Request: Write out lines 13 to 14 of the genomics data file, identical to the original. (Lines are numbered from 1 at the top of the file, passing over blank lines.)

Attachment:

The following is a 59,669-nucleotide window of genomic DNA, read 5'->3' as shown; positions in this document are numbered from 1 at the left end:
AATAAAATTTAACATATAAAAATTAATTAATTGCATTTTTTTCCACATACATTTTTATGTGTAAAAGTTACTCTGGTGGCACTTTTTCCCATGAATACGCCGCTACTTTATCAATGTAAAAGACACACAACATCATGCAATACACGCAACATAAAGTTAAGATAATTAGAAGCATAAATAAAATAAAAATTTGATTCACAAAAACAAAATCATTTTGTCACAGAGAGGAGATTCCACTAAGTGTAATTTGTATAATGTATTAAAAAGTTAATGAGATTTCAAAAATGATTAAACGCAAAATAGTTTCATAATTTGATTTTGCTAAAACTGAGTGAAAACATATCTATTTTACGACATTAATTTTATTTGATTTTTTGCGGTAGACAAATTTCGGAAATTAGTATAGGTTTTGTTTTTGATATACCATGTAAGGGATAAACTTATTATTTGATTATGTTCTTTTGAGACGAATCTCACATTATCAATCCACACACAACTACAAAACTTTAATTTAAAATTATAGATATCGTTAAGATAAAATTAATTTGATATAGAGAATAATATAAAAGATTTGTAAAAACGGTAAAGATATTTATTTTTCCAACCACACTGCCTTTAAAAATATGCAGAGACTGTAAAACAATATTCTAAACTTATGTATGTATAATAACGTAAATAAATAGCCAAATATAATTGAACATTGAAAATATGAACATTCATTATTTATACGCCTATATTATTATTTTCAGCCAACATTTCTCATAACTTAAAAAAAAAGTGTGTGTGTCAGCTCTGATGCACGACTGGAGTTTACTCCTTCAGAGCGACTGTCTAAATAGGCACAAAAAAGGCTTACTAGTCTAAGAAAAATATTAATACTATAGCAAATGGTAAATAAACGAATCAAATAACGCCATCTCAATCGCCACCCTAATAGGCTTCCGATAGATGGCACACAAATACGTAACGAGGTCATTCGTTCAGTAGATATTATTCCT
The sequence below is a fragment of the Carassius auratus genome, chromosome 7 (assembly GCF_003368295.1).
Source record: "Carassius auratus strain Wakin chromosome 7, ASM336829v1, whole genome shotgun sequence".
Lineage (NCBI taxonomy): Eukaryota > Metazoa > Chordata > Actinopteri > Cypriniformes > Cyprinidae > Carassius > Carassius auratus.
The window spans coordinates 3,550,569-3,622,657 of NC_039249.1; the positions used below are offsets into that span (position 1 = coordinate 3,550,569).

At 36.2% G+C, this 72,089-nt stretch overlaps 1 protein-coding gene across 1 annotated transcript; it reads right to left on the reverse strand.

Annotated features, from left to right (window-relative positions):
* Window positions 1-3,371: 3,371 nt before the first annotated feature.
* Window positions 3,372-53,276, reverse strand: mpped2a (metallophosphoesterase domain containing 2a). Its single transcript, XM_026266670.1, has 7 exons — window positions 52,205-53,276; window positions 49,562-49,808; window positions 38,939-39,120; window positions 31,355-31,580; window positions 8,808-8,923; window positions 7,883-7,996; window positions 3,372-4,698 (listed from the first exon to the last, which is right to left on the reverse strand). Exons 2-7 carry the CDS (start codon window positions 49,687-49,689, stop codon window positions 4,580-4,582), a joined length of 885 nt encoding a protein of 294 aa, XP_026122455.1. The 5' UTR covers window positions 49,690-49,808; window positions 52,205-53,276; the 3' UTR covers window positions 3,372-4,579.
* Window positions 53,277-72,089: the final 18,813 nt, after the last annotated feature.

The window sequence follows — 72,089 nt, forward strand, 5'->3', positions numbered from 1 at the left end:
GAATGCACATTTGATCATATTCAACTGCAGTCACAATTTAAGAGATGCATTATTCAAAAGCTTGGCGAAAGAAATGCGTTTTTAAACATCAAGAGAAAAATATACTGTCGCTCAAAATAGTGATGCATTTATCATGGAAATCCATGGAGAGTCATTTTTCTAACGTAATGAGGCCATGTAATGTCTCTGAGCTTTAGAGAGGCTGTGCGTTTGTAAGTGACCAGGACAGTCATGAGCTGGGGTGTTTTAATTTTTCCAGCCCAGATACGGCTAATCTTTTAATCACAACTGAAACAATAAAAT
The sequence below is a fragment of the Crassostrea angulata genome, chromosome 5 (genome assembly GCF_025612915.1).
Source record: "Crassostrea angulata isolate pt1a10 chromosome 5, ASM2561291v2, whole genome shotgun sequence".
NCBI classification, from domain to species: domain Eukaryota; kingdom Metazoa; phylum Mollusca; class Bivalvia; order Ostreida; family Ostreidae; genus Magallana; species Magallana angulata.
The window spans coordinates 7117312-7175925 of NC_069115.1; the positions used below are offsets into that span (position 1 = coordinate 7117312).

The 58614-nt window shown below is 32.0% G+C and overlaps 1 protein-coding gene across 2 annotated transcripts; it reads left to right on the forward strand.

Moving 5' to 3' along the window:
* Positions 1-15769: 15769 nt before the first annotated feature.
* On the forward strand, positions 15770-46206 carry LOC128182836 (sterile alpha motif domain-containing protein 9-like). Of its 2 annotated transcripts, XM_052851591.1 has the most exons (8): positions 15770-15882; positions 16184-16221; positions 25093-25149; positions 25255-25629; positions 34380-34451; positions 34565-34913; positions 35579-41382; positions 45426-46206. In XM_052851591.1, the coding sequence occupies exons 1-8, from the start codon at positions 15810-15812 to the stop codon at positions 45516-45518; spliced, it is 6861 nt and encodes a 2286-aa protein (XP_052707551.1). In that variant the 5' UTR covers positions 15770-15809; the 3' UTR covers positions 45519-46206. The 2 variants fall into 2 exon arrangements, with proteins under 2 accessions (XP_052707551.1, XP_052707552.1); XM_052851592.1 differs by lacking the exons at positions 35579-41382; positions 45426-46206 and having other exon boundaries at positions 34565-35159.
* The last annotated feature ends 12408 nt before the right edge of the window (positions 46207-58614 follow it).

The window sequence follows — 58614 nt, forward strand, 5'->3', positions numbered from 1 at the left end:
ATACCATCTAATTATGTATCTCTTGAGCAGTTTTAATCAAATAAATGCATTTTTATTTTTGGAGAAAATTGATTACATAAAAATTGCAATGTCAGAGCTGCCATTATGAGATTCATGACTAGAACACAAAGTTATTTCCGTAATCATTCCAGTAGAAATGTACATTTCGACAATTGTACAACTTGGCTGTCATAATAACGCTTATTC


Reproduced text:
GAATGCACATTTGATCATATTCAACTGCAGTCACAATTTAAGAGATGCATTATTCAAAAGCTTGGCGAAAGAAATGCGTTTTTAAACATCAAGAGAAAAATATACTGTCGCTCAAAATAGTGATGCATTTATCATGGAAATCCATGGAGAGTCATTTTTCTAACGTAATGAGGCCATGTAATGTCTCTGAGCTTTAGAGAGGCTGTGCGTTTGTAAGTGACCAGGACAGTCATGAGCTGGGGTGTTTTAATTTTTCCAGCCCAGATACGGCTAATCTTTTAATCACAACTGAAACAATAAAAT
The sequence below is a fragment of the Crassostrea angulata genome, chromosome 5 (genome assembly GCF_025612915.1).